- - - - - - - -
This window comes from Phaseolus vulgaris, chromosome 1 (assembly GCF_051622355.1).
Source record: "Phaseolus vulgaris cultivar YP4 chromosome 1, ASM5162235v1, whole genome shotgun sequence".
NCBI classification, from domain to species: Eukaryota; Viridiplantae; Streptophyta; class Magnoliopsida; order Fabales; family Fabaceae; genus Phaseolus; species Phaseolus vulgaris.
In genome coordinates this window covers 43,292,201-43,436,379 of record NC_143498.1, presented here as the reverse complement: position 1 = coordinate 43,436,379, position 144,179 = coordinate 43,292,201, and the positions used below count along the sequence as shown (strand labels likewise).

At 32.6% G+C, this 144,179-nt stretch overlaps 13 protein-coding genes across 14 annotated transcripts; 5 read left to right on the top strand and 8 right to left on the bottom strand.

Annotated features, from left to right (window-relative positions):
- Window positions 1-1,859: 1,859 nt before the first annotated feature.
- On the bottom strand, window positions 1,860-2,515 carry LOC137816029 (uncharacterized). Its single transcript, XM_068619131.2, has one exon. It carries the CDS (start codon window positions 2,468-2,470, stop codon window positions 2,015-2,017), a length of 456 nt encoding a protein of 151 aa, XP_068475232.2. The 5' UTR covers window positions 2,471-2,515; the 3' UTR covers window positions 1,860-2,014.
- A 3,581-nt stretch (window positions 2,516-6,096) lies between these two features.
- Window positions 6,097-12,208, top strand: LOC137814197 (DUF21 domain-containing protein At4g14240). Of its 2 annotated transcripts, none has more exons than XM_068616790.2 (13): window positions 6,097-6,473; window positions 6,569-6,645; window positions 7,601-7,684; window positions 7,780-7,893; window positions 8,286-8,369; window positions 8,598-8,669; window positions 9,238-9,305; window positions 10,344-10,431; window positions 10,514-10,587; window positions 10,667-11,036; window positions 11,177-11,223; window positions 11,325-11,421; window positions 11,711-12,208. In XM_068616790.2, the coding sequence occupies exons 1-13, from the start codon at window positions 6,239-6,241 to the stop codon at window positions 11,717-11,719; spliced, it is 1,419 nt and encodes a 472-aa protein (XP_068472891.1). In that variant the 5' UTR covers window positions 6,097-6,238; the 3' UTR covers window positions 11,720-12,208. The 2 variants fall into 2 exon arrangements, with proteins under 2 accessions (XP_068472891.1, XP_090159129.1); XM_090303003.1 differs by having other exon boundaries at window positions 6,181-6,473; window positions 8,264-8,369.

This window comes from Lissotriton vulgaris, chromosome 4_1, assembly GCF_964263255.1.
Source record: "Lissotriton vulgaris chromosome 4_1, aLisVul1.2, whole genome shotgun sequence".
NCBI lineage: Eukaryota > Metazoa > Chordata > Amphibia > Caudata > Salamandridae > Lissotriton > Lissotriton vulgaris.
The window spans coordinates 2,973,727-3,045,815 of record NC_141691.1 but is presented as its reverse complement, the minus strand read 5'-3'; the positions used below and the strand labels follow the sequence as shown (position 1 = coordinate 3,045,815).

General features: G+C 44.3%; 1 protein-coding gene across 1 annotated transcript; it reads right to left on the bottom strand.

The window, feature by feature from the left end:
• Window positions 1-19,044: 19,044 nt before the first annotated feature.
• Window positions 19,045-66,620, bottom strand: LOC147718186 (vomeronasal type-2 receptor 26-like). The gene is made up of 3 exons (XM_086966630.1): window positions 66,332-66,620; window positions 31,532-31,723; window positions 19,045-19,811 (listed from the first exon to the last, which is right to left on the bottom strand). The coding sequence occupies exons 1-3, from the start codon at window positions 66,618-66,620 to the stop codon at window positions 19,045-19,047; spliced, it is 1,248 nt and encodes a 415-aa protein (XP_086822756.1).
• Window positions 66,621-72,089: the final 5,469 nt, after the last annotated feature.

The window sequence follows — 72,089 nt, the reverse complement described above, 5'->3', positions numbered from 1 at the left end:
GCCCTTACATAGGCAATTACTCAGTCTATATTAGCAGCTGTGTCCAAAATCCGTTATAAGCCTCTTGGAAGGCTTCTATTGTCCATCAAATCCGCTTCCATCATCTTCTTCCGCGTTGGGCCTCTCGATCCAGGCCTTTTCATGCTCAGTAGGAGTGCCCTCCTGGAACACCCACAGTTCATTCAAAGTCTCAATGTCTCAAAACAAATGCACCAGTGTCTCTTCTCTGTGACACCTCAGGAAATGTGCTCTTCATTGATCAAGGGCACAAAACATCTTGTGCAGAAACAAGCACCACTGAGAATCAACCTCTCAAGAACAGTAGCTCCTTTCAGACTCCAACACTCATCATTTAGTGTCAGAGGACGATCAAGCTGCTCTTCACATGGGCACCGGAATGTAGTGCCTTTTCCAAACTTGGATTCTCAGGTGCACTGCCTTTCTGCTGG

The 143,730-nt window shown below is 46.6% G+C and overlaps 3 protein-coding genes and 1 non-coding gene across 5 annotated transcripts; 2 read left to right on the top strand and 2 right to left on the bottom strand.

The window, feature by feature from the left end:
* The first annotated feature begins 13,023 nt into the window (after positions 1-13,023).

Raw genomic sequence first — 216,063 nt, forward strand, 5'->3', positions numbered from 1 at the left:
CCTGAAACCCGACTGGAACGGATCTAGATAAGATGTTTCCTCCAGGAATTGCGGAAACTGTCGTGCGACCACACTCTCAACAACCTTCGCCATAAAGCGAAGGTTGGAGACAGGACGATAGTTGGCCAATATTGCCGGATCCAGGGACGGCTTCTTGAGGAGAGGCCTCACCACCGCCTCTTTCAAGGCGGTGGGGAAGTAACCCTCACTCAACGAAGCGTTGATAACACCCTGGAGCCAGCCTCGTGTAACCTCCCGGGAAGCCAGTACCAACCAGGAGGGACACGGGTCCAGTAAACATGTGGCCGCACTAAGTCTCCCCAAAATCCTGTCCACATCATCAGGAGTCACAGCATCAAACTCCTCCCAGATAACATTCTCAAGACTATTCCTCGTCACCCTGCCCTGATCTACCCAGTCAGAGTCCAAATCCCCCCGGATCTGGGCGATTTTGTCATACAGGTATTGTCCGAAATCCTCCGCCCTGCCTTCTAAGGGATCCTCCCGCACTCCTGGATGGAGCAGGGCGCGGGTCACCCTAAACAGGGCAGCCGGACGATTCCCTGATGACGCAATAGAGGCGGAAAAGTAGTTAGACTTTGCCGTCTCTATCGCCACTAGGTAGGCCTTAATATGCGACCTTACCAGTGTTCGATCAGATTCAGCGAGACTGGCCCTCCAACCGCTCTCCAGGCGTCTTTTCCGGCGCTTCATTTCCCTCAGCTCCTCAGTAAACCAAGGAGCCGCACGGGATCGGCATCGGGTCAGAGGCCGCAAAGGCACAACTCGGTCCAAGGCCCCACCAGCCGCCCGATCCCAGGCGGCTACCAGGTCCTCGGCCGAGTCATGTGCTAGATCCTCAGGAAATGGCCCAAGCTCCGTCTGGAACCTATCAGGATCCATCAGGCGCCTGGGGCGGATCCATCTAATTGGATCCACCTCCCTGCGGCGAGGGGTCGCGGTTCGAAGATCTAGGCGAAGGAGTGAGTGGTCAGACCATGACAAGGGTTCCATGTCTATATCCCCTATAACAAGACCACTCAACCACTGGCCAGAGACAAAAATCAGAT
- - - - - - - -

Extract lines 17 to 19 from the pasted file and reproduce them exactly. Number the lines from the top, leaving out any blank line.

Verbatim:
• Window positions 1-19,044: 19,044 nt before the first annotated feature.
• Window positions 19,045-66,620, bottom strand: LOC147718186 (vomeronasal type-2 receptor 26-like). The gene is made up of 3 exons (XM_086966630.1): window positions 66,332-66,620; window positions 31,532-31,723; window positions 19,045-19,811 (listed from the first exon to the last, which is right to left on the bottom strand). The coding sequence occupies exons 1-3, from the start codon at window positions 66,618-66,620 to the stop codon at window positions 19,045-19,047; spliced, it is 1,248 nt and encodes a 415-aa protein (XP_086822756.1).
• Window positions 66,621-72,089: the final 5,469 nt, after the last annotated feature.